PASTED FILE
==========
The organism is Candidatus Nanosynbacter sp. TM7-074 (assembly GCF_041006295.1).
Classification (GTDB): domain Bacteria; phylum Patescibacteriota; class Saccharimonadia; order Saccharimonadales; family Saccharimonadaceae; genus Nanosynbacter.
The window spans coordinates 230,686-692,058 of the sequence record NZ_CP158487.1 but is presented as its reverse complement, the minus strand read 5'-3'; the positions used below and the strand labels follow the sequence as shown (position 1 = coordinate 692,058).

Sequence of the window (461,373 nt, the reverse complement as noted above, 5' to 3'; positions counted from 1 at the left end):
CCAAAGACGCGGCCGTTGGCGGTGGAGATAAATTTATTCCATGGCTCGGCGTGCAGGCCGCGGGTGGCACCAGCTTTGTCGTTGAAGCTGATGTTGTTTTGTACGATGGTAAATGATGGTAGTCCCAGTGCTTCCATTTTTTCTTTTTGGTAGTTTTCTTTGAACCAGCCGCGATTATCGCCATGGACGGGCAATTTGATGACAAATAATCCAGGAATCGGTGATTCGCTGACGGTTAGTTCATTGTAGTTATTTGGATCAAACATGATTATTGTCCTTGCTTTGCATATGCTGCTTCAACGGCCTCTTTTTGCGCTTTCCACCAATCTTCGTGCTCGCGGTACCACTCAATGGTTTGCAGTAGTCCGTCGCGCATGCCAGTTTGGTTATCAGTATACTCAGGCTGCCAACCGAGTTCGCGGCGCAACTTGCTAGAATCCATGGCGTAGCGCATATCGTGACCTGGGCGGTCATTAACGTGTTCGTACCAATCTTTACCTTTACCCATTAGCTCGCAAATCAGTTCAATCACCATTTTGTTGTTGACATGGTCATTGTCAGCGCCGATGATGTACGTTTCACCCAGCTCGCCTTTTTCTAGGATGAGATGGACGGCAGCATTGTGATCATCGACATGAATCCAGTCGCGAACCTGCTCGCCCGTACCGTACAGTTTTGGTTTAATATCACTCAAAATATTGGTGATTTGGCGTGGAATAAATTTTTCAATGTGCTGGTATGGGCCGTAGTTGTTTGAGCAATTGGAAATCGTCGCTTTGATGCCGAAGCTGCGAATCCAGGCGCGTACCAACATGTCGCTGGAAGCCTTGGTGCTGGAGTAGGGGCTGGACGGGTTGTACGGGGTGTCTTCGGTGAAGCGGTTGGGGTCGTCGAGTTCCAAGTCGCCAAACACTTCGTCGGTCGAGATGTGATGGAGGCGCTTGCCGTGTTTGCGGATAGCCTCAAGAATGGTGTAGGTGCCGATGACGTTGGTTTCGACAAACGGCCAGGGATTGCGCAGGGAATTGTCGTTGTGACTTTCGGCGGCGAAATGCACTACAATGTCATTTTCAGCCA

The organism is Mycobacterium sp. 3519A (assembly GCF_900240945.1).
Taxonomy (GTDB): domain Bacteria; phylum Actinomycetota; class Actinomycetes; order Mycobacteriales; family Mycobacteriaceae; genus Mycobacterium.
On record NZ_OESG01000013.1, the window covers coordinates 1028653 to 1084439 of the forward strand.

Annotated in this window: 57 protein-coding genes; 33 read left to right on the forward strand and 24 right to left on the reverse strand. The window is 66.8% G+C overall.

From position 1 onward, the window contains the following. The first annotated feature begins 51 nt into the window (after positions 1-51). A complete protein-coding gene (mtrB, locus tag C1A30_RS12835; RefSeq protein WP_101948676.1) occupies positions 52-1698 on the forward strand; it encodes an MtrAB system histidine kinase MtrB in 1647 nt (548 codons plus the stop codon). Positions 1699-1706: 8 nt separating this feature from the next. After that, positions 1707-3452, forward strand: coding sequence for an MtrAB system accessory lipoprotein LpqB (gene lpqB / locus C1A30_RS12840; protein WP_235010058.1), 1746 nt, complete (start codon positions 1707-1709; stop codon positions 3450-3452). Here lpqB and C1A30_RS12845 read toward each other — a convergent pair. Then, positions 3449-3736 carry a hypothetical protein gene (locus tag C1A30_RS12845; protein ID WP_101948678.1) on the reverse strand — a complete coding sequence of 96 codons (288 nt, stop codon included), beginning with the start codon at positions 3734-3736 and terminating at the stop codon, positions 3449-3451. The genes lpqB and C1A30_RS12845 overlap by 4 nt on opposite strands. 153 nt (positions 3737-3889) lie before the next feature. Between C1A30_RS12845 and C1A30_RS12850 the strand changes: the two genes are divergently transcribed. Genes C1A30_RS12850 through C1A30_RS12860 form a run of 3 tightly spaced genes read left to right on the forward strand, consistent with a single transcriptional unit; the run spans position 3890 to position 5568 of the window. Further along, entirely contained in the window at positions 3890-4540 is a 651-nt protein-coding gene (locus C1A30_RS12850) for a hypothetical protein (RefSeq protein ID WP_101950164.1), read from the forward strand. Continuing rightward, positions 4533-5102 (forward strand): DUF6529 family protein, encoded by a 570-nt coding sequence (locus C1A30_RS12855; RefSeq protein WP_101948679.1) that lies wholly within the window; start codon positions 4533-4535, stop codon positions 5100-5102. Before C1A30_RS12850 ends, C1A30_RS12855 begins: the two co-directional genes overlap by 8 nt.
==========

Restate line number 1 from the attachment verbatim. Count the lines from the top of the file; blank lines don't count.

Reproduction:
The organism is Candidatus Nanosynbacter sp. TM7-074 (assembly GCF_041006295.1).